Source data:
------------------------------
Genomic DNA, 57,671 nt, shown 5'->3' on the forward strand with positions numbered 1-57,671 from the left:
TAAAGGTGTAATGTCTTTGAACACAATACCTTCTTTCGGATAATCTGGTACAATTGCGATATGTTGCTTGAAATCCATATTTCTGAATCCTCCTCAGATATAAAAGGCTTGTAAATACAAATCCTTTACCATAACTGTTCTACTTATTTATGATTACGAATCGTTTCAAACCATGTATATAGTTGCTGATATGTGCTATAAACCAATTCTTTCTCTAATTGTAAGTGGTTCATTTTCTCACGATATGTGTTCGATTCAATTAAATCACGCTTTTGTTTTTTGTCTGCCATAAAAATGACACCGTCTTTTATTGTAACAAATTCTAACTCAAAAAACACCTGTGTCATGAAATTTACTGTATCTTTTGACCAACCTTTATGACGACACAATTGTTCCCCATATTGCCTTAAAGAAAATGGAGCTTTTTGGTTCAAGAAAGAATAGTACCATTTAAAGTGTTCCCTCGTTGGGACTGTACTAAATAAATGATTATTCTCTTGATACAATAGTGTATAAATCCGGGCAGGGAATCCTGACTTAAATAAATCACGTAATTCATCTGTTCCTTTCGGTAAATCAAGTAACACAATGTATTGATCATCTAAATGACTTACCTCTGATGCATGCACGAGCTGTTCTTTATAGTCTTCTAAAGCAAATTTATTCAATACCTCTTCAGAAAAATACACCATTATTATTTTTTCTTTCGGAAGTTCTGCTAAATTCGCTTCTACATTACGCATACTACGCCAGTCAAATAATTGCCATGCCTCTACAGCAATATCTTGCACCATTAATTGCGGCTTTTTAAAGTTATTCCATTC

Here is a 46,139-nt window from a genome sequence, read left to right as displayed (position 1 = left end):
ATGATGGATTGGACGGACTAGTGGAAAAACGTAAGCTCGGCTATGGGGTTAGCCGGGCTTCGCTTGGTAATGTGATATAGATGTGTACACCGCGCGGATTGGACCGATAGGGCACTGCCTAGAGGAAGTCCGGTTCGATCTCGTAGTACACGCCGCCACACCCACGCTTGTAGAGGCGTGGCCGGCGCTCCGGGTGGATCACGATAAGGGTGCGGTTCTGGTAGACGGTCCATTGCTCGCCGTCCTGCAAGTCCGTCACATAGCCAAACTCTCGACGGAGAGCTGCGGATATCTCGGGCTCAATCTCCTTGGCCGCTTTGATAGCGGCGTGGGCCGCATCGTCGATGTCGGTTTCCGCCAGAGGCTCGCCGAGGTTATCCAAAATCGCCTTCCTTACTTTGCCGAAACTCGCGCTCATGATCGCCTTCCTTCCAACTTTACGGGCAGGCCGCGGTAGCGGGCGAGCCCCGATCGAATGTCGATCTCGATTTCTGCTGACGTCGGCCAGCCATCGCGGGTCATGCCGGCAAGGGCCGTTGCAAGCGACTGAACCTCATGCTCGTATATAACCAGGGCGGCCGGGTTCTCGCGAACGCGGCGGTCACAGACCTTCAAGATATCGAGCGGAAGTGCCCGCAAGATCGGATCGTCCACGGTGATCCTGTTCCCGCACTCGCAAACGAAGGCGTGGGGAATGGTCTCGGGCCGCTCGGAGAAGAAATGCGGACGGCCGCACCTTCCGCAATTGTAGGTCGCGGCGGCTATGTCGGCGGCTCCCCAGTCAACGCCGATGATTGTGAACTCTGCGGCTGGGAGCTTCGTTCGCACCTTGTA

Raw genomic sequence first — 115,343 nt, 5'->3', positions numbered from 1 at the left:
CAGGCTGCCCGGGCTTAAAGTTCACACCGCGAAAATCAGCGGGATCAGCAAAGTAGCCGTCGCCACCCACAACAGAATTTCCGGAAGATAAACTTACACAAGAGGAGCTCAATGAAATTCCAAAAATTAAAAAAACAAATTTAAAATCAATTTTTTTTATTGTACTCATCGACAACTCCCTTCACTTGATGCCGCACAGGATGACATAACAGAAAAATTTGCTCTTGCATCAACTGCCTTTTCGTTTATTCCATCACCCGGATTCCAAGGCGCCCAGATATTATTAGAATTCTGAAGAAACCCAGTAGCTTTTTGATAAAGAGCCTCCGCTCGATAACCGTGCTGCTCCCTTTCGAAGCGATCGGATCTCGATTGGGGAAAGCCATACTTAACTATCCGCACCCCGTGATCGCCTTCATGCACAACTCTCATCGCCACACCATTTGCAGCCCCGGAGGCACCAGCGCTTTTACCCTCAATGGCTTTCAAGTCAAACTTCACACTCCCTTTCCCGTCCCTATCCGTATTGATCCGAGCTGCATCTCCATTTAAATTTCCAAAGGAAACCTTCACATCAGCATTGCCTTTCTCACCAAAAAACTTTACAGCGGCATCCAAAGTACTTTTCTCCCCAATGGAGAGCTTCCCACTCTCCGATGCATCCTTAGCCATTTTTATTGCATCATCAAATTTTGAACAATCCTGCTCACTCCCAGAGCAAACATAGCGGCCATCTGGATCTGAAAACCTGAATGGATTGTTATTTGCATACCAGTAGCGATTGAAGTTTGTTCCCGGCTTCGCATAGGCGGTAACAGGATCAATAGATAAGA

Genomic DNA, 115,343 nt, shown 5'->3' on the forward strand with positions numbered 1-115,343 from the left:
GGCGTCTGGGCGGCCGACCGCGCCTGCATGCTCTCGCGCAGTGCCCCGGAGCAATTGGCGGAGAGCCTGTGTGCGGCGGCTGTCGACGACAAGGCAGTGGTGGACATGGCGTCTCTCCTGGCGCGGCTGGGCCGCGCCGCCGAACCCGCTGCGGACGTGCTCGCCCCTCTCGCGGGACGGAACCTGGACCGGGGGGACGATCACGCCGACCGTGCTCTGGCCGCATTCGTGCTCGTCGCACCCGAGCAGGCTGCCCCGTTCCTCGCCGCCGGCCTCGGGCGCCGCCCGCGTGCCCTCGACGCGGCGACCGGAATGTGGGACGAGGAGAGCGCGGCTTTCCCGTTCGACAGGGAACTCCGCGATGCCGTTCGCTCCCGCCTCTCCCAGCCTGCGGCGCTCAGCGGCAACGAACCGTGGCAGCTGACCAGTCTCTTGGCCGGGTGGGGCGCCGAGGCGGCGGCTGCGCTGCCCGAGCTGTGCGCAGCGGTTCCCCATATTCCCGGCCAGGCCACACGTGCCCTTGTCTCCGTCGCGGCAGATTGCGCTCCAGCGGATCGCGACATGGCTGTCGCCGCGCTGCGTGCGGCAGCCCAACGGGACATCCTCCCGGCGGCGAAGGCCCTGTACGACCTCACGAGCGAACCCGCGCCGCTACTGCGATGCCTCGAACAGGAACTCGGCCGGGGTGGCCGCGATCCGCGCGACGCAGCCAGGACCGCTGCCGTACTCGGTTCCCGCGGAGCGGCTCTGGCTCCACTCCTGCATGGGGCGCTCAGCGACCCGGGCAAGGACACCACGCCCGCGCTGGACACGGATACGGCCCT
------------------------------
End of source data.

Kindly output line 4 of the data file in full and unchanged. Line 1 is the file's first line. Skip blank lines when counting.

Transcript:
ATGATGGATTGGACGGACTAGTGGAAAAACGTAAGCTCGGCTATGGGGTTAGCCGGGCTTCGCTTGGTAATGTGATATAGATGTGTACACCGCGCGGATTGGACCGATAGGGCACTGCCTAGAGGAAGTCCGGTTCGATCTCGTAGTACACGCCGCCACACCCACGCTTGTAGAGGCGTGGCCGGCGCTCCGGGTGGATCACGATAAGGGTGCGGTTCTGGTAGACGGTCCATTGCTCGCCGTCCTGCAAGTCCGTCACATAGCCAAACTCTCGACGGAGAGCTGCGGATATCTCGGGCTCAATCTCCTTGGCCGCTTTGATAGCGGCGTGGGCCGCATCGTCGATGTCGGTTTCCGCCAGAGGCTCGCCGAGGTTATCCAAAATCGCCTTCCTTACTTTGCCGAAACTCGCGCTCATGATCGCCTTCCTTCCAACTTTACGGGCAGGCCGCGGTAGCGGGCGAGCCCCGATCGAATGTCGATCTCGATTTCTGCTGACGTCGGCCAGCCATCGCGGGTCATGCCGGCAAGGGCCGTTGCAAGCGACTGAACCTCATGCTCGTATATAACCAGGGCGGCCGGGTTCTCGCGAACGCGGCGGTCACAGACCTTCAAGATATCGAGCGGAAGTGCCCGCAAGATCGGATCGTCCACGGTGATCCTGTTCCCGCACTCGCAAACGAAGGCGTGGGGAATGGTCTCGGGCCGCTCGGAGAAGAAATGCGGACGGCCGCACCTTCCGCAATTGTAGGTCGCGGCGGCTATGTCGGCGGCTCCCCAGTCAACGCCGATGATTGTGAACTCTGCGGCTGGGAGCTTCGTTCGCACCTTGTA